The Bank of Japan does not need to expand monetary policy in October, the IMF's mission chief for Japan Kalpana Kochhar said today (September 4th).
The statement comes as speculation is rife that the Bank of Japan (BOJ) will ease its monetary policy at the end of October.
Investors expect QQE mesures in October
Takuji Aida, an economist at Societe Generale, said: "It will be necessary for the government to continue to support economic sentiment through policies until the real economy and inflation strengthens."
He added: "In the extraordinary diet session to be held in the autumn, we expect economic measures will be implemented in order to accelerate the movement towards a complete exit from deflation. We also expect the BoJ to implement additional quantitative and qualitative easing (QQE) measures, probably in October."
But the IMF said there is no need to do so even if the country cuts its growth and price forecasts, Reuters reports. Instead, it believes the BOJ should focus on inflation expectations in deciding whether to deploy additional stimulus.
"The BOJ basically looks at inflation expectations and the output gap. Even if we were to lower our forecast, we see the output gap closing. As long as there's not a very sharp decline in either, one could say (the BOJ is) on the right path," Mrs Kochhar noted.
She said there was a good chance the IMF would cut Japan's economic growth forecasts for 2015 and 2016 in its next World Economic Outlook report as China's slowdown and sluggish Asian demand weigh on exports.
"So far the recovery in Japan this year has been frankly disappointing and bumpy," she conceded, adding that wage gains have been particularly weak despite a tightening labour market.
Japan's economy shrank at an annualised pace of 1.6 per cent in the second quarter of the year, following an expansion of 4.5 per cent in the first quarter. The government blamed the GDP contraction on weak exports to China and the US, as well as poor consumer spending as a result of bad weather.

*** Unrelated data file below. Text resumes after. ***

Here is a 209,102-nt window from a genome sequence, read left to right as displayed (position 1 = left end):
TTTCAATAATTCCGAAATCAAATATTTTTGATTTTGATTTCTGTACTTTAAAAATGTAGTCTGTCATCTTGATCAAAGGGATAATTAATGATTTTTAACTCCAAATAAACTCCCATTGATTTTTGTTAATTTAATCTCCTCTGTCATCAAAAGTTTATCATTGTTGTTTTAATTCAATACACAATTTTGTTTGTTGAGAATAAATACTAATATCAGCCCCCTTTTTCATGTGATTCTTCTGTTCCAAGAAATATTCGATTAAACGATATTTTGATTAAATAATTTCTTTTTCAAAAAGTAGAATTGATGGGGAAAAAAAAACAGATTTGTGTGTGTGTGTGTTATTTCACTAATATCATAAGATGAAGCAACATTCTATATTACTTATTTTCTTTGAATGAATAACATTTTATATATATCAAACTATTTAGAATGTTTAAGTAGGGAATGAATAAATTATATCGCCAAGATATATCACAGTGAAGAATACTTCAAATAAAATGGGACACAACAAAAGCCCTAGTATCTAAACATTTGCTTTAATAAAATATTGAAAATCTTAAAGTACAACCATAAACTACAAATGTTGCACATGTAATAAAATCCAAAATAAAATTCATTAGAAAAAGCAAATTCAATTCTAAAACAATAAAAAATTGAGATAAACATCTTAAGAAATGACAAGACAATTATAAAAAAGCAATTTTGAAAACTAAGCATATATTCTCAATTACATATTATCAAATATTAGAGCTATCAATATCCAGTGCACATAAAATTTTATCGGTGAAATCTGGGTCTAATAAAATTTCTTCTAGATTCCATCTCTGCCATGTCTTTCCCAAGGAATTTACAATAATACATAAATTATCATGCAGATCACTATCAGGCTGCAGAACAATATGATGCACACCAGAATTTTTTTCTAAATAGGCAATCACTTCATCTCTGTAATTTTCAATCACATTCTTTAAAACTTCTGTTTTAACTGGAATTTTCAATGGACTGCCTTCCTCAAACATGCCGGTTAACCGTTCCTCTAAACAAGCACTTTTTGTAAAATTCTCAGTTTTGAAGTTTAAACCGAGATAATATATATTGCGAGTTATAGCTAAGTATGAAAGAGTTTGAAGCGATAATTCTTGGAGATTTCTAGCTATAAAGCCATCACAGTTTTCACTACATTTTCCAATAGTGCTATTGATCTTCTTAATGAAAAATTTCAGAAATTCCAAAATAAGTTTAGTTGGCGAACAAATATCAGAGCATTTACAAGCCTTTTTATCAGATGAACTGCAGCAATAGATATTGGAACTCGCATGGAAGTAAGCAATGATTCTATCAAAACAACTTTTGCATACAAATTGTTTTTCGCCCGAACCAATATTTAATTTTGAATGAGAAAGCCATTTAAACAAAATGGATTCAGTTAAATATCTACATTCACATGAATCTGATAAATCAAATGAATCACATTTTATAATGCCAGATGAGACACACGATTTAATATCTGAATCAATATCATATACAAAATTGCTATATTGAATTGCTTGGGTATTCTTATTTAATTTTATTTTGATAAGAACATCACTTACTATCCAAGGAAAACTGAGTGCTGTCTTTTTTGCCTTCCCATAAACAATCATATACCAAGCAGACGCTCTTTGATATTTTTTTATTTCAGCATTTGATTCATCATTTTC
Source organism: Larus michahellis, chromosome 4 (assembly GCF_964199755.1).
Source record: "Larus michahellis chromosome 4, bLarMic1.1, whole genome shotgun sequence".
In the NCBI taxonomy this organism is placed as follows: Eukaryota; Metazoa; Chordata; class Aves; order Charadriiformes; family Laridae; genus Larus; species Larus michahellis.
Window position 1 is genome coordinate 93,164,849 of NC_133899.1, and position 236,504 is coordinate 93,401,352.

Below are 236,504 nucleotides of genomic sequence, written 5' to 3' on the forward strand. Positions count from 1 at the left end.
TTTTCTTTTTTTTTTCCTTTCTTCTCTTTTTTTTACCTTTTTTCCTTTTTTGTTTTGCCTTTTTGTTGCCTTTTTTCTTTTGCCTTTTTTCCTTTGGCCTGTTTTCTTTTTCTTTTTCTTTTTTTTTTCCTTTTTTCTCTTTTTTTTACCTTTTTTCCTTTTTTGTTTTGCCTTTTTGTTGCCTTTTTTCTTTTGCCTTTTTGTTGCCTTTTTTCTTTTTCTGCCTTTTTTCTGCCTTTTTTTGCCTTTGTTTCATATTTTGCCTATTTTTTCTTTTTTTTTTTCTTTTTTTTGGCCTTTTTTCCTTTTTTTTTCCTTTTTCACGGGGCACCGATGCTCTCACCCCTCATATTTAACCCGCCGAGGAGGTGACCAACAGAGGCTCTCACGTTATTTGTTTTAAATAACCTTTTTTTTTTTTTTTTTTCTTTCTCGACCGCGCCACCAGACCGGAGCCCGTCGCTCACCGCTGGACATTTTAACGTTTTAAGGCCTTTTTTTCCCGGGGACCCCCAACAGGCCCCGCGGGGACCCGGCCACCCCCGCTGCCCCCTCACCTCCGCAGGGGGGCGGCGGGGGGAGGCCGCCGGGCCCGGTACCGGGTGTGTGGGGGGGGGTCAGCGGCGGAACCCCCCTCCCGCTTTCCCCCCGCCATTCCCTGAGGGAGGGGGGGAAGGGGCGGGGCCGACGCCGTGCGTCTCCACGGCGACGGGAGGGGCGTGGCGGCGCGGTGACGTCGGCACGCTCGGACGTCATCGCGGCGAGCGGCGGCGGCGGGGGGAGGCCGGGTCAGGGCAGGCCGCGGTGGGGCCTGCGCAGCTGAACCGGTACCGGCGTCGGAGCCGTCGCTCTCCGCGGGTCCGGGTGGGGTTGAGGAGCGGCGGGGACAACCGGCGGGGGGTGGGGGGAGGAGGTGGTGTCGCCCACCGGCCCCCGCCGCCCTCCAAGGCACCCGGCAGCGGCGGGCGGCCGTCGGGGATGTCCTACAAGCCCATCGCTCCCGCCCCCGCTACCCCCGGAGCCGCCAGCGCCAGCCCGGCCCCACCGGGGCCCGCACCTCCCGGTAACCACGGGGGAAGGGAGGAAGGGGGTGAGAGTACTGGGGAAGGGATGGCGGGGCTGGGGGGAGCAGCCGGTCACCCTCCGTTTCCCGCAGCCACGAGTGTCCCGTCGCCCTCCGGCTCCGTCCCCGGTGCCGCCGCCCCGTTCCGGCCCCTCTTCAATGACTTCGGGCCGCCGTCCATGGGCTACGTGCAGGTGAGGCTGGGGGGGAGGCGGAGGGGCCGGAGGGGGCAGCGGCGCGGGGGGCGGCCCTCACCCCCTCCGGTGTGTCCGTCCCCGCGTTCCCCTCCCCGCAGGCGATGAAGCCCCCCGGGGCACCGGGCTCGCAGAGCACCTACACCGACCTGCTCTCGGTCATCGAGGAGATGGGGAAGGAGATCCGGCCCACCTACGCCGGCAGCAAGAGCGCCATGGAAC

The country has been facing difficulties in recent years including stagnant wages, a decline in business investment, a fall in business spending and a drop in consumer spending due to a sales tax increase from five to eight per cent in April 2014.
This is putting pressure on Shinzo Abe to revamp his "Abenomics", a programme that combines aggressive monetary expansion, fiscal stimulus and structural reforms designed to revive the economy and end years of stagnation.
GAIN Capital UK Limited (trading as “City Index”) is an execution-only service provider. This material, whether or not it states any opinions, is for general information purposes only and it does not take into account your personal circumstances or objectives. This material has been prepared using the thoughts and opinions of the author and these may change. However, City Index does not plan to provide further updates to any material once published and it is not under any obligation to keep this material up to date. This material is short term in nature and may only relate to facts and circumstances existing at a specific time or day. Nothing in this material is (or should be considered to be) financial, investment, legal, tax or other advice and no reliance should be placed on it.
No opinion given in this material constitutes a recommendation by City Index or the author that any particular investment, security, transaction or investment strategy is suitable for any specific person. The material has not been prepared in accordance with legal requirements designed to promote the independence of investment research. Although City Index is not specifically prevented from dealing before providing this material, City Index does not seek to take advantage of the material prior to its dissemination. This material is not intended for distribution to, or use by, any person in any country or jurisdiction where such distribution or use would be contrary to local law or regulation.